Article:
With Zimmer heading to the showers, Poldberg called on lefty Gabe Speier. Speier has a lively arm, touching 95 with his fastball and reminded me a little of former Royal Tim Collins. Speier made it through the seventh before giving way to Jake Newberry in the eighth.
No matter, the Storm Chasers bats were silent for most of the night, thanks to a fine performance from Rea, who held the baby Royals to three meaningless hits in his seven innings of work.
After every game, I try to recap the Good, the Bad and the Ugly. In this game, there wasn’t any good. Omaha only managed five hits while being spanked 9-0. I could easily see this was a very different team than the one I had seen play in May. Cheslor Cuthbert, Brian Flynn and Humberto Arteaga were now in Kansas City and rightfully so. In this four-game set with Iowa, the Chasers lost all four by a combined score of 23 to 6. They’ve lost ten of their last thirteen games to drop their record to 37-44. It was kind of shameful. They got their asses kicked in this game and in this series and it looked like they didn’t mind. The Chasers roster is full of players who have spent considerable time in Kansas City. The Cubs roster featured Ian Happ, Tim Collins and Rea and a bunch of guys I’ve never heard of.
Eiler Hernandez had a couple of nice hits and looked solid in left. Bubba made a couple of nice catches in center. Griffin has potential and if you squint hard enough you can see a little Jamie Moyer in him. And that’s it.
On the bad side of the ledger, Bubba is slumping (Ed note, this was as of the end of June). His average peaked on May 18th, at a robust .355. In his last 30 games he’s gone 27 for 109, a .248/.305/.358 slash. It’s even uglier in his last 10 games: 3 for 36 with 12 strikeouts. That’s .083 in case you don’t have a calculator handy.
He’s still at .304/.353/.426 for the season with an OPS of .779, but only five home runs in 233 at-bats. Granted, this is the most the kid has played in a couple of seasons and perhaps he’s battling some fatigue. I certainly hope he’s not giving way to frustration of not being called up to the parent club, while we enjoy the final season of Billy Hamilton’s career. I have made my frustrations well known on this site about this issue. Hamilton is not part of the Royals future. Starling might be. I believe it borders on General Manager malpractice to not find out what Bubba can do in Kansas City. Dayton Moore might have dreams of flipping Hamilton for prospects, but the reality is, Hamilton is at .220/.291/.274 with 16 stolen bases and only 9 RBI. If Moore can squeeze some club for a future major league player in that trade, I will give him his due. Hamilton has been playing better recently, as has Martin Maldonado, so there’s that.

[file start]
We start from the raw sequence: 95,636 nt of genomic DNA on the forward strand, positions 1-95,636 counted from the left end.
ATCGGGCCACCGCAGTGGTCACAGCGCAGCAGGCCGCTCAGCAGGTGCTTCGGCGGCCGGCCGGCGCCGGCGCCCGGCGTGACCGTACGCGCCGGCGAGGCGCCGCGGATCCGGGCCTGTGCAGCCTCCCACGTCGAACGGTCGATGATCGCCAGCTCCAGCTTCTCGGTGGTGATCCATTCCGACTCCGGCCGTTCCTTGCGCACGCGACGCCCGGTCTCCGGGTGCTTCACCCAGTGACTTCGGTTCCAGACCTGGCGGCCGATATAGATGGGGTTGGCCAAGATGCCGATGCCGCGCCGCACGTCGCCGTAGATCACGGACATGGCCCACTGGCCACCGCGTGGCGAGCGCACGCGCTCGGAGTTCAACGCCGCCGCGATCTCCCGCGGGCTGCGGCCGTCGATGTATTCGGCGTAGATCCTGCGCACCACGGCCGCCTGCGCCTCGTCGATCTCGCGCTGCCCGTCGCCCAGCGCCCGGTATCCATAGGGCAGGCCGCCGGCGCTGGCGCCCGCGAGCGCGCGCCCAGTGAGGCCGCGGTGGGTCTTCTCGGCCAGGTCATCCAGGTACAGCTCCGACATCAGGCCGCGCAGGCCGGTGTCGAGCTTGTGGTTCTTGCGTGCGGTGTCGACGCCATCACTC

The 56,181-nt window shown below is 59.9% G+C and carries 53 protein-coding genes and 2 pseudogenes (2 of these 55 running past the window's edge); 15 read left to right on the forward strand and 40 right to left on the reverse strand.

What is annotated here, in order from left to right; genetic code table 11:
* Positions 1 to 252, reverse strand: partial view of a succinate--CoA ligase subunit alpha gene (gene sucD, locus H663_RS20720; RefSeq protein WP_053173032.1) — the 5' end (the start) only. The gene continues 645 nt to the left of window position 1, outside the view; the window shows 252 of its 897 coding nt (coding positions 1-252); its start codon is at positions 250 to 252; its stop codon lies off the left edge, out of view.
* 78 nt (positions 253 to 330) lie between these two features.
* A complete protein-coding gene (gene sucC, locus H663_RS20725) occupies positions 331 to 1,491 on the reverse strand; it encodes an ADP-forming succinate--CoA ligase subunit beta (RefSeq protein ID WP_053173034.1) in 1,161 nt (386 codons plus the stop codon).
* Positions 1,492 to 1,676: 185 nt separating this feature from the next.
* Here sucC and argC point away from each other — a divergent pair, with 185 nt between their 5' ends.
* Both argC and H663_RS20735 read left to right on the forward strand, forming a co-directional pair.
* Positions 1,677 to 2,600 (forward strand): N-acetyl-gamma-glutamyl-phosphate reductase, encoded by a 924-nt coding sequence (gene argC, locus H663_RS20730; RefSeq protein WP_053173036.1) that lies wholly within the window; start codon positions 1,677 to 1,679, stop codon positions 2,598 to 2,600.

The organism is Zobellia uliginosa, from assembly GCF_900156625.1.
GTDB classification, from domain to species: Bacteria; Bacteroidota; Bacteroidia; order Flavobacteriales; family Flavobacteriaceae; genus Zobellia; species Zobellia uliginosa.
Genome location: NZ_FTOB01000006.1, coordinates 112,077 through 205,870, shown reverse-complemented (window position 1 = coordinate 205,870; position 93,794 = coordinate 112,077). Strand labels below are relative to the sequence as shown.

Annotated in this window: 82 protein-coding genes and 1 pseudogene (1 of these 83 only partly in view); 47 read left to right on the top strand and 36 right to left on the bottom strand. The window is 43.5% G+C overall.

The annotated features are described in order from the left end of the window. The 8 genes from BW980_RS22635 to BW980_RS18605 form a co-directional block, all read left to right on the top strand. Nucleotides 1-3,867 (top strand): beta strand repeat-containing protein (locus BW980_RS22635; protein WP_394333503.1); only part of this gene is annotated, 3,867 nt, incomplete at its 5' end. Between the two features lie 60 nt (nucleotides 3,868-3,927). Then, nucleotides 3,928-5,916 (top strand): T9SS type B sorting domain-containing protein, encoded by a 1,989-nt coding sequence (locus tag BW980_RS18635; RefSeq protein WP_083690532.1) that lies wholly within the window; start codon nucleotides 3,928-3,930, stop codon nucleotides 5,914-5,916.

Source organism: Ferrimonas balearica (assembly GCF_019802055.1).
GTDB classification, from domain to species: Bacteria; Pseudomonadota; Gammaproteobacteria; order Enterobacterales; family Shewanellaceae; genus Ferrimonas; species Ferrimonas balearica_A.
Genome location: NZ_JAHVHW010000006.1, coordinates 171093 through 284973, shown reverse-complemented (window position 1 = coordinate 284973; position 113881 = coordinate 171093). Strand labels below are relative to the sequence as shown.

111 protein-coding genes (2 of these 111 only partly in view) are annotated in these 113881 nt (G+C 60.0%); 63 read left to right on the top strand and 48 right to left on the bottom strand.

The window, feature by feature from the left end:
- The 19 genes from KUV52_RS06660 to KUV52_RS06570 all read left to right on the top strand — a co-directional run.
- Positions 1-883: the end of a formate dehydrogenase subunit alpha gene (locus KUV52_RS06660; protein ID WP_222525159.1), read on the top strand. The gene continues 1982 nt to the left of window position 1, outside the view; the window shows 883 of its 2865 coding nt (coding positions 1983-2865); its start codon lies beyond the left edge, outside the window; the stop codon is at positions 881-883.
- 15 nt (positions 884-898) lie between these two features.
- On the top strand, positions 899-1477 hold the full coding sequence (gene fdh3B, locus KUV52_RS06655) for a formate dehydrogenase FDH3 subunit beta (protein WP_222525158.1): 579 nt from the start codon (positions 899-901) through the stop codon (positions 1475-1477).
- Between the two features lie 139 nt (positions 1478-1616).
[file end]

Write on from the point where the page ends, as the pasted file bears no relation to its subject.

Now for the ugly. Sigh. Brett Phillips. Since I saw him in May, he’s raised his average from .196 to .216. If I were Brett Phillips, I would not play winter ball. He’s played enough games. His arm is fine. His glove is fine. His baserunning is great. He needs to figure out how to make contact. He needs to hire himself an independent hitting coach, someone like a Doug Latta or Craig Wallenbrock. It’s obvious the Royals staff isn’t getting him there. I hope he can make the adjustments. I love watching the kid play, and if he could get his average to the .280-.300 area, he could have a nice major league career.
Samir Duenez. I just don’t see it. He has a nice swing, but he was around .210 when I saw him in May and after this game, he was at .212/.262/.365 with a .627 OPS through 42 games in Omaha. He started the season at NW Arkansas, where he slashed .167/.212/.245 in 28 games before getting the promotion. How does that line get a guy promoted while Frank Schwindel gets designated? If Duenez is one of the Royals top 50 prospects, then the Kansas City farm system is in far worse shape than I had imagined. He looks like a player who needs a dietitian and about 500 more at-bats in AA ball to see if he learn to hit the ball.
A quick glance at the Pacific Coast League standings show that the farm teams of Milwaukee, Houston and San Diego have the best records. The Padres and Astros have two of the topped ranked farm systems in baseball. Most analysts have the Royals ranked in the mid-20’s and I’d say that might be generous.
Despite the Chaser’s dropping a log in this game, AAA baseball continues to amaze me. The overall quality of the play is often very good and sometimes excellent. The prices are right, and the fan experience is terrific.